by Fergus Hancock
Rated "G" by the Author.
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Another day of work, of triedness, of too little time; or can it be more?
She rises at cracked, cold dawn,
Scratchy eyes, frizzed hair, dry mouth
Resist her will, drag her down
To bed again – but she must
Push, and drag the sheets aside
To begin it all today.
She walks, huddled, down dusty streets,
Wind tugs her hair, taste of cars
And trash assault her senses,
Feet trip on cracks and she stares
At street sign glow – Don’t Walk!
It’s yet another day.
Café smells and coffee tang,
Croissant fragments ease the pain
Of too long days, aching feet,
Boss’ leer and telephone calls,
Post-it notes and Rigmarole,
All too much for one day.
One bite left! Then she must sigh,
And gulp her drink too quickly -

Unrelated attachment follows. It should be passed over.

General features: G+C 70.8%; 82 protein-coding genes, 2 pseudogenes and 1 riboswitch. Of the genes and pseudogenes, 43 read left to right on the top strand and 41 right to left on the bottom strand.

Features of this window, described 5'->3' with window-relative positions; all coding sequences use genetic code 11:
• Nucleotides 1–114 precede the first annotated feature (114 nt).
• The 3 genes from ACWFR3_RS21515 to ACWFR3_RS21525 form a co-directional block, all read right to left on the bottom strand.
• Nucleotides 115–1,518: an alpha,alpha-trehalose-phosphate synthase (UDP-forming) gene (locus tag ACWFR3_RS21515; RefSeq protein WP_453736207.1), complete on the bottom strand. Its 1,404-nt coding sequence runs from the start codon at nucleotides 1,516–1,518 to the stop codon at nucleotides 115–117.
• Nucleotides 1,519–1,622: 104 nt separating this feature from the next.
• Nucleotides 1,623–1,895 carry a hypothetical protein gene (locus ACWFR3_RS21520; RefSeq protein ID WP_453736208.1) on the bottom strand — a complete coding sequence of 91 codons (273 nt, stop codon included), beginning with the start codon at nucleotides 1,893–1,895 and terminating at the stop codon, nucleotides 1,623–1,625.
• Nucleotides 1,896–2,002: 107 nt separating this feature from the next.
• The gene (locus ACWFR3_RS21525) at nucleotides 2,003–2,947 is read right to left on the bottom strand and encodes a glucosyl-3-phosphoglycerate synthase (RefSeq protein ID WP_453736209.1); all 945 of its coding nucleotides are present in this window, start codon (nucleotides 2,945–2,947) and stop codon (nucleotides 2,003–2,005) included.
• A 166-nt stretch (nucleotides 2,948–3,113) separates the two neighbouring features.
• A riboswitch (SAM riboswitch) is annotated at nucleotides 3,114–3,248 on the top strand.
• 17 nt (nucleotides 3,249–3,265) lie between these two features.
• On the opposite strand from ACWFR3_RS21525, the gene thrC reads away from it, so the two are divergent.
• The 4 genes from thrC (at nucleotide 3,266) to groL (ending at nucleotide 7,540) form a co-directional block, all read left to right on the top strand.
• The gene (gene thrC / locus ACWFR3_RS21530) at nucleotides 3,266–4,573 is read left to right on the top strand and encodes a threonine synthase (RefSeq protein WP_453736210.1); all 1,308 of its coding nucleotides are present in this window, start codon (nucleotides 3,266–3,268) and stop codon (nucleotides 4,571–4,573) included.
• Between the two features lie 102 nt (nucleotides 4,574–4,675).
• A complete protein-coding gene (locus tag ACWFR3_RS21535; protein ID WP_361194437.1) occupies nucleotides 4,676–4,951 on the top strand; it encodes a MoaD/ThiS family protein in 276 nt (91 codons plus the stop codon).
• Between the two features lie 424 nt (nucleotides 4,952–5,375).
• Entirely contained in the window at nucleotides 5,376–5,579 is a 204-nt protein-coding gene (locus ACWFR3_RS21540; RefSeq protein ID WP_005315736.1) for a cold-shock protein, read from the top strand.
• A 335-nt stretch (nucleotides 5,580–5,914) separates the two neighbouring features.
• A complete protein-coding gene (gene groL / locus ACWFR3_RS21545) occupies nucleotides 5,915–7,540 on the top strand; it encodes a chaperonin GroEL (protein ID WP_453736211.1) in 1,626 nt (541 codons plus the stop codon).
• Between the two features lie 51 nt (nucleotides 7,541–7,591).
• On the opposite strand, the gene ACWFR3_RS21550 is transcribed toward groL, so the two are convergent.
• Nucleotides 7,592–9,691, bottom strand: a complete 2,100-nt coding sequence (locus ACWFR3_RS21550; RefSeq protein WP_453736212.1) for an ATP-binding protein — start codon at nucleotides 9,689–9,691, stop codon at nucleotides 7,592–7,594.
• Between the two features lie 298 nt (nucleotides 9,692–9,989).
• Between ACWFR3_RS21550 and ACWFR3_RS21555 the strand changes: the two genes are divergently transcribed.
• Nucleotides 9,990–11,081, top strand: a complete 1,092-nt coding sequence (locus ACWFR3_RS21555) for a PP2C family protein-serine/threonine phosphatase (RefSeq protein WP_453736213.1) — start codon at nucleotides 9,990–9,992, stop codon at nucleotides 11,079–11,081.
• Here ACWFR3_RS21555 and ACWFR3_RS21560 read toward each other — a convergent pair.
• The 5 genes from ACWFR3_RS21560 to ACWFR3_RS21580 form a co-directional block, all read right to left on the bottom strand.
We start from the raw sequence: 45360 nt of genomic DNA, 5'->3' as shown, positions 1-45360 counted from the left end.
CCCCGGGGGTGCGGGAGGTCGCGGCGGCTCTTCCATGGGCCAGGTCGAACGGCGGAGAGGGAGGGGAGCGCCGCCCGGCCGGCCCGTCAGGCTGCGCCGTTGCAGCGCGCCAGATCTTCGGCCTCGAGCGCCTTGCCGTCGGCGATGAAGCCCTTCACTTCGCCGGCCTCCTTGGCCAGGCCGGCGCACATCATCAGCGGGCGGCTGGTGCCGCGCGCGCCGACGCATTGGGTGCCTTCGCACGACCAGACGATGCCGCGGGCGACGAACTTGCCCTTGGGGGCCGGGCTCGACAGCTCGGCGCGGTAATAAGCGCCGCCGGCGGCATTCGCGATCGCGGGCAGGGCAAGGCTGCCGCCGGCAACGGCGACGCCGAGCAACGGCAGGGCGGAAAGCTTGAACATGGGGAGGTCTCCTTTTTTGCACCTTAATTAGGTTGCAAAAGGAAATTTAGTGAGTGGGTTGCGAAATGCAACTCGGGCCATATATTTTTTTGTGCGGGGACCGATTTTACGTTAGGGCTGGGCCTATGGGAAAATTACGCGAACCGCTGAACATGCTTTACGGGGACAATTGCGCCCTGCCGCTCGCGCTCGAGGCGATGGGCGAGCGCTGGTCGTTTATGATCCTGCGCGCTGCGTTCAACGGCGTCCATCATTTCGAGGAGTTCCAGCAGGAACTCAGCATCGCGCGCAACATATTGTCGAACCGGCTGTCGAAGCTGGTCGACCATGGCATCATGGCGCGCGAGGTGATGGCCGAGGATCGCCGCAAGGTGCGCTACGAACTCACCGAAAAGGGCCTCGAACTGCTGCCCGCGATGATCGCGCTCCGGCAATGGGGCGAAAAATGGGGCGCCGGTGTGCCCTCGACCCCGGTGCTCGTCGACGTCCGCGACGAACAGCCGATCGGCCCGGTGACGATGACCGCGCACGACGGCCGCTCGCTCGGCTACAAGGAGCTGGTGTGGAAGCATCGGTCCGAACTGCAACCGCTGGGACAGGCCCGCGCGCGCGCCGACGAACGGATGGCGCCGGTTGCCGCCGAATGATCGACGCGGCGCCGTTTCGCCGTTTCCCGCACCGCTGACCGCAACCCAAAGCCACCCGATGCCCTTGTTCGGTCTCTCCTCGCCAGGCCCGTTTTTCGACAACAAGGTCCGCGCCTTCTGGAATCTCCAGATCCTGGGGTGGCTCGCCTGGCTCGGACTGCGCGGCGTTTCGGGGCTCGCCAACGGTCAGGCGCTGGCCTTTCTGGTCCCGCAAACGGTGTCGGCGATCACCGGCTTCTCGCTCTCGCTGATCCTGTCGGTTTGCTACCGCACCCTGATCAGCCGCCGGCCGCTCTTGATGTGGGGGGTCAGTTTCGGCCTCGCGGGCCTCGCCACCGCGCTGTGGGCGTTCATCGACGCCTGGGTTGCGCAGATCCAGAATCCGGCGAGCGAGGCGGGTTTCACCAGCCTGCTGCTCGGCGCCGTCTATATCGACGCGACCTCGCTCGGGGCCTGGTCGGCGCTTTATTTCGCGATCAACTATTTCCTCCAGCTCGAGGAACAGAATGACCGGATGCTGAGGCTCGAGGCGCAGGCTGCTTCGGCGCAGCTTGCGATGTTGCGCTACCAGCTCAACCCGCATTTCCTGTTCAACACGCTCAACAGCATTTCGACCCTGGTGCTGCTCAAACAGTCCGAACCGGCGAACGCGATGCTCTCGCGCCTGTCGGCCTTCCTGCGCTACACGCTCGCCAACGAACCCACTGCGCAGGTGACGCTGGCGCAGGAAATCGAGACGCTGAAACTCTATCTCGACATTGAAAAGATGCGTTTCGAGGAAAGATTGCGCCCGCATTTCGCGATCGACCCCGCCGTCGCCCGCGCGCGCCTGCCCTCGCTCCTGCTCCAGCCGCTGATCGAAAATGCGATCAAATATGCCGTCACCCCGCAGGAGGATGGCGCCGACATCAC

Frown at cars, at dirt, at crowds
And wish she were far away.
If she could shut her eyes,
To close off life for one day.
Brushed off crumbs and table rings,
Stirred traced trails in coffee grounds
Tell tales; slight smile at thoughts
Of childhood’s wonders, grandma’s
Sleight of hand and woodman’s tales,
Dreams long gone, lost playing days.
Now, though, she must stir, and rush
To pay her dues. Thread through cars,
Blink and sigh, brush out blown dust,
See tears blur the sky and ground,
Shake her head, then force a smile,
And make the best of the day.